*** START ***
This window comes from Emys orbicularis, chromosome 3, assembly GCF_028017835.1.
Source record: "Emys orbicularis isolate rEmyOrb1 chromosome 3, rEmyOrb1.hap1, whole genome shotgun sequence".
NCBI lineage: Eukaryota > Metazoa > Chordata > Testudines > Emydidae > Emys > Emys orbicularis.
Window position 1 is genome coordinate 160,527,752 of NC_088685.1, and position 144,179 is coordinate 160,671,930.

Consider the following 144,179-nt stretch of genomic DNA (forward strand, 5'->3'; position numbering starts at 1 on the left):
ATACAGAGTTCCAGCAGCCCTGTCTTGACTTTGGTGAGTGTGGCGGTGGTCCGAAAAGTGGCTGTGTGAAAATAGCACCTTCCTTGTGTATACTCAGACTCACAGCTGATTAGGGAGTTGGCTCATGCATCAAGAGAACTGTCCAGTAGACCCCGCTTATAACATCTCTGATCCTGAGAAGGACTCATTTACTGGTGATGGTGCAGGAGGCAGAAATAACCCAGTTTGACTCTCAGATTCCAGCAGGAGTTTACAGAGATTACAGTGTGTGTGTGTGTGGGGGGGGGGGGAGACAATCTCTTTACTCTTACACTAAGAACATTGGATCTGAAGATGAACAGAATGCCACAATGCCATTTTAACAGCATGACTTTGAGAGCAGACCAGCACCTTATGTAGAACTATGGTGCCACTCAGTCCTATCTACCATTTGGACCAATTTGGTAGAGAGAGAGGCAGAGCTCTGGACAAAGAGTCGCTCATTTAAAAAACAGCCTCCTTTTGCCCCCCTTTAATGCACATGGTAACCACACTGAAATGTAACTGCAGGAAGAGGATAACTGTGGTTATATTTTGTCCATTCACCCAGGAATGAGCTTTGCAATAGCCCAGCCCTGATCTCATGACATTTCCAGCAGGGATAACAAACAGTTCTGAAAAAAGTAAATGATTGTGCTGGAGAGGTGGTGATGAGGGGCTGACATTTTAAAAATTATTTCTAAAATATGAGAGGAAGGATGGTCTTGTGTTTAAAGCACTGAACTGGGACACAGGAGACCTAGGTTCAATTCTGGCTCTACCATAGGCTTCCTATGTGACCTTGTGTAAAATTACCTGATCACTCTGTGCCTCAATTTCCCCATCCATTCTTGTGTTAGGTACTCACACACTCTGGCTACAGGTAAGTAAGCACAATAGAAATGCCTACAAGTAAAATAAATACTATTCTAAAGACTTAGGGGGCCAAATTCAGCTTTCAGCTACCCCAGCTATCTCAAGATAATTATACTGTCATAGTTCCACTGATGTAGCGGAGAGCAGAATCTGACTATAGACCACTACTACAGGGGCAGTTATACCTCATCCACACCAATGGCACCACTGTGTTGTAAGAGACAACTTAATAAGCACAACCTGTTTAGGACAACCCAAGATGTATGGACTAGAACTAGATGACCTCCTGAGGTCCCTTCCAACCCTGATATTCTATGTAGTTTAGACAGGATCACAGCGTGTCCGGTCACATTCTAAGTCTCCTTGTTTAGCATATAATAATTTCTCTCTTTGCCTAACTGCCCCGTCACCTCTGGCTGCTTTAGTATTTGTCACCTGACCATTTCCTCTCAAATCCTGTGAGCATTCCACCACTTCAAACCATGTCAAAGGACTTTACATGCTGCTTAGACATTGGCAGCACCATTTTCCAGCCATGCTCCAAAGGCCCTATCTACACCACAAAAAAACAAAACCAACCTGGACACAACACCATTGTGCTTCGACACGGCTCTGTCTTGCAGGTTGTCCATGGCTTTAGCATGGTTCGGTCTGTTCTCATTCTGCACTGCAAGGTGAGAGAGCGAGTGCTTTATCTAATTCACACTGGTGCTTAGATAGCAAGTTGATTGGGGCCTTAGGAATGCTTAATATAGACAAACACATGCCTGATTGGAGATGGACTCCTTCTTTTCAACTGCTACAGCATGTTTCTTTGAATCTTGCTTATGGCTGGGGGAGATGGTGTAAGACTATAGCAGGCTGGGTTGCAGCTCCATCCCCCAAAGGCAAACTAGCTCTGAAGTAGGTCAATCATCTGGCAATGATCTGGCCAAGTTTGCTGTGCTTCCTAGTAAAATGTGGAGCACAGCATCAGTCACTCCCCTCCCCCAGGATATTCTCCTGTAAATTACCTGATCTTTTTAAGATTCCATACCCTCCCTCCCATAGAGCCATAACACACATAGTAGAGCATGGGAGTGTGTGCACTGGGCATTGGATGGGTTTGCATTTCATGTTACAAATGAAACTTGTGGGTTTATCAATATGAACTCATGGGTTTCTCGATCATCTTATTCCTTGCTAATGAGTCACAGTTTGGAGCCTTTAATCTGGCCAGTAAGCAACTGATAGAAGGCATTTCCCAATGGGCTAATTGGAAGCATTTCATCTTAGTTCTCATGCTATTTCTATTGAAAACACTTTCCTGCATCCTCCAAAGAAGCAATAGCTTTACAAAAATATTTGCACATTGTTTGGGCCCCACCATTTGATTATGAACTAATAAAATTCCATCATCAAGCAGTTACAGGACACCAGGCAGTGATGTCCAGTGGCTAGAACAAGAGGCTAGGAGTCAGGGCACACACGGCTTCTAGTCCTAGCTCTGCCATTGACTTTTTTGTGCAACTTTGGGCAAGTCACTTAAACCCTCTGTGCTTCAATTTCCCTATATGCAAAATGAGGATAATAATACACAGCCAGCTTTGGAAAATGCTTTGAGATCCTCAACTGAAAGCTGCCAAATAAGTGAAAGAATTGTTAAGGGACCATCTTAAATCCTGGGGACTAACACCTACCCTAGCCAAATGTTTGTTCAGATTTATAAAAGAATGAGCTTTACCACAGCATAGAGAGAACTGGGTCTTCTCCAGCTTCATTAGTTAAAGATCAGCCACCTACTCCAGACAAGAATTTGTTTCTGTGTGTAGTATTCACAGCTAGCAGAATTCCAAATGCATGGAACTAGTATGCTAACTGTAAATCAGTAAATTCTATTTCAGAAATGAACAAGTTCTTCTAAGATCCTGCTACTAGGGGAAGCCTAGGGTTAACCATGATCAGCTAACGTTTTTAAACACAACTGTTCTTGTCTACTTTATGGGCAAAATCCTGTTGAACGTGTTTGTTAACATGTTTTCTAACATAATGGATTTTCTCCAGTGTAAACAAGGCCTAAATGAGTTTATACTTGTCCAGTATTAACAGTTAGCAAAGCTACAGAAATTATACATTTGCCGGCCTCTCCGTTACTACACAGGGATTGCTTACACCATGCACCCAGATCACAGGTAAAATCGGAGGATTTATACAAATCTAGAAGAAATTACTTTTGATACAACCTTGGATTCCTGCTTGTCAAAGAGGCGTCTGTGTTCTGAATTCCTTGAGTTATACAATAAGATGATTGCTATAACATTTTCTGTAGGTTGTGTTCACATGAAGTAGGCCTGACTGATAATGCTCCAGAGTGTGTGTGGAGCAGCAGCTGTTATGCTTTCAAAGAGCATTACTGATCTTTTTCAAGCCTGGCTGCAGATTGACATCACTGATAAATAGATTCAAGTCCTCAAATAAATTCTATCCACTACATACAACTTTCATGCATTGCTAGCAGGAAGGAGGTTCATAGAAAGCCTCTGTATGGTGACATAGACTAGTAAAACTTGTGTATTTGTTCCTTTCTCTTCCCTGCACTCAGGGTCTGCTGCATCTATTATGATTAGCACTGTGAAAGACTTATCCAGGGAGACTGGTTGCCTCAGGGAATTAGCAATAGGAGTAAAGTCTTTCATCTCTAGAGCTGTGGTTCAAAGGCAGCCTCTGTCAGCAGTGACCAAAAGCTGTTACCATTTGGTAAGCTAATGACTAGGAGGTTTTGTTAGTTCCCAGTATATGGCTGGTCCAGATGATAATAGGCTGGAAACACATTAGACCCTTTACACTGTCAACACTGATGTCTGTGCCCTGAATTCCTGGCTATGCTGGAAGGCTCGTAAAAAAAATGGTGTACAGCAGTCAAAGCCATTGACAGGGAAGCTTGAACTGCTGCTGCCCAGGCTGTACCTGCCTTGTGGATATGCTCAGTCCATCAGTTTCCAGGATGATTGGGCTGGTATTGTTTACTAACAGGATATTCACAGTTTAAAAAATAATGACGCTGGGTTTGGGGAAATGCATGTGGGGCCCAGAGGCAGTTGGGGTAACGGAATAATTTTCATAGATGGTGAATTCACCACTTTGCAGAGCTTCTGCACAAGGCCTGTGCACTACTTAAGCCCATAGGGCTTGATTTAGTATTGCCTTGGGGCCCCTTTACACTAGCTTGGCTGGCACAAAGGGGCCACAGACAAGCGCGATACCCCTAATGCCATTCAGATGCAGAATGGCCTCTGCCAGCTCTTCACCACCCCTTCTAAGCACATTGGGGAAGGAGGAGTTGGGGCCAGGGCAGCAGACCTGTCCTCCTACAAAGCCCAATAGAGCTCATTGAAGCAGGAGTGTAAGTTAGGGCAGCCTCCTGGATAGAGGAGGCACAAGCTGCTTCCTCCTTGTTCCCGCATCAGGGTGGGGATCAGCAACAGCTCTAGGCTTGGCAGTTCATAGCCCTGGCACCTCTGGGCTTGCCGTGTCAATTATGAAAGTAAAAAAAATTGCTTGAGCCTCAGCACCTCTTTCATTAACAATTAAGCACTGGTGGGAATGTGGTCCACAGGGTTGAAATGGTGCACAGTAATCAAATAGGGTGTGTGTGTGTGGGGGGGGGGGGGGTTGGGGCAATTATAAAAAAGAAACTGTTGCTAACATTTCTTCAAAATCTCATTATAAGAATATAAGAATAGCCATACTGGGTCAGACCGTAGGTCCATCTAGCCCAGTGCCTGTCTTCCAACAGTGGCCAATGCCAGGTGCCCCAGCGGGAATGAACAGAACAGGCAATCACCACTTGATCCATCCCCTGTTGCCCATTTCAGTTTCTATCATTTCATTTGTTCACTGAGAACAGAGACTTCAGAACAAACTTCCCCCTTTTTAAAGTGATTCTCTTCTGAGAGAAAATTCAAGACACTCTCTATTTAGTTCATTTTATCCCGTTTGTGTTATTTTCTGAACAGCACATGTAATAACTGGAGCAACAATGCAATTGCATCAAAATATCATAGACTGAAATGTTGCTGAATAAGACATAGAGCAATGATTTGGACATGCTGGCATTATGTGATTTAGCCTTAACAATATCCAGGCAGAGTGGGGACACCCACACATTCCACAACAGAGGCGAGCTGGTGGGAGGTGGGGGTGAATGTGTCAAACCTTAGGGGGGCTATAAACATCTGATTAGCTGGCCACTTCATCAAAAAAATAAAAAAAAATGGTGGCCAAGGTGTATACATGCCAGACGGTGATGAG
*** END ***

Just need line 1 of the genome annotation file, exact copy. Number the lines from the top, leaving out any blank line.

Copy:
This window comes from Emys orbicularis, chromosome 3, assembly GCF_028017835.1.